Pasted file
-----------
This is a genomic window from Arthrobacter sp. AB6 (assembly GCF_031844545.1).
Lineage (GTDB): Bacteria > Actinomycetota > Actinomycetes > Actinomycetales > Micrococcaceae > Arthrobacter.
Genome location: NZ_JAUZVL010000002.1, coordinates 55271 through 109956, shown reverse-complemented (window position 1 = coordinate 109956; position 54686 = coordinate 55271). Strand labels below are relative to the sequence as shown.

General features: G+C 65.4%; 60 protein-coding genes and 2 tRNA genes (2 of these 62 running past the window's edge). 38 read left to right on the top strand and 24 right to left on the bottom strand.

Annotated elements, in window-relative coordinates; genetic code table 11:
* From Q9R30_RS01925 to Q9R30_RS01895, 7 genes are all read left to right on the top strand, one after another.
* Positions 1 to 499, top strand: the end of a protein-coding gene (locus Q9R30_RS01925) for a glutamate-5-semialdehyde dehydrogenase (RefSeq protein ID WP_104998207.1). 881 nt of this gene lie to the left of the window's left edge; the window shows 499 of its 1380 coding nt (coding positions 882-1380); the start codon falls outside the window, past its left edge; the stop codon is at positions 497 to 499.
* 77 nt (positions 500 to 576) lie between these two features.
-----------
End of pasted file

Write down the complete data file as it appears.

This is a genomic window from Arthrobacter sp. AB6 (assembly GCF_031844545.1).
Lineage (GTDB): Bacteria > Actinomycetota > Actinomycetes > Actinomycetales > Micrococcaceae > Arthrobacter.
Genome location: NZ_JAUZVL010000002.1, coordinates 55271 through 109956, shown reverse-complemented (window position 1 = coordinate 109956; position 54686 = coordinate 55271). Strand labels below are relative to the sequence as shown.

General features: G+C 65.4%; 60 protein-coding genes and 2 tRNA genes (2 of these 62 running past the window's edge). 38 read left to right on the top strand and 24 right to left on the bottom strand.

Annotated elements, in window-relative coordinates; genetic code table 11:
* From Q9R30_RS01925 to Q9R30_RS01895, 7 genes are all read left to right on the top strand, one after another.
* Positions 1 to 499, top strand: the end of a protein-coding gene (locus Q9R30_RS01925) for a glutamate-5-semialdehyde dehydrogenase (RefSeq protein ID WP_104998207.1). 881 nt of this gene lie to the left of the window's left edge; the window shows 499 of its 1380 coding nt (coding positions 882-1380); the start codon falls outside the window, past its left edge; the stop codon is at positions 497 to 499.
* 77 nt (positions 500 to 576) lie between these two features.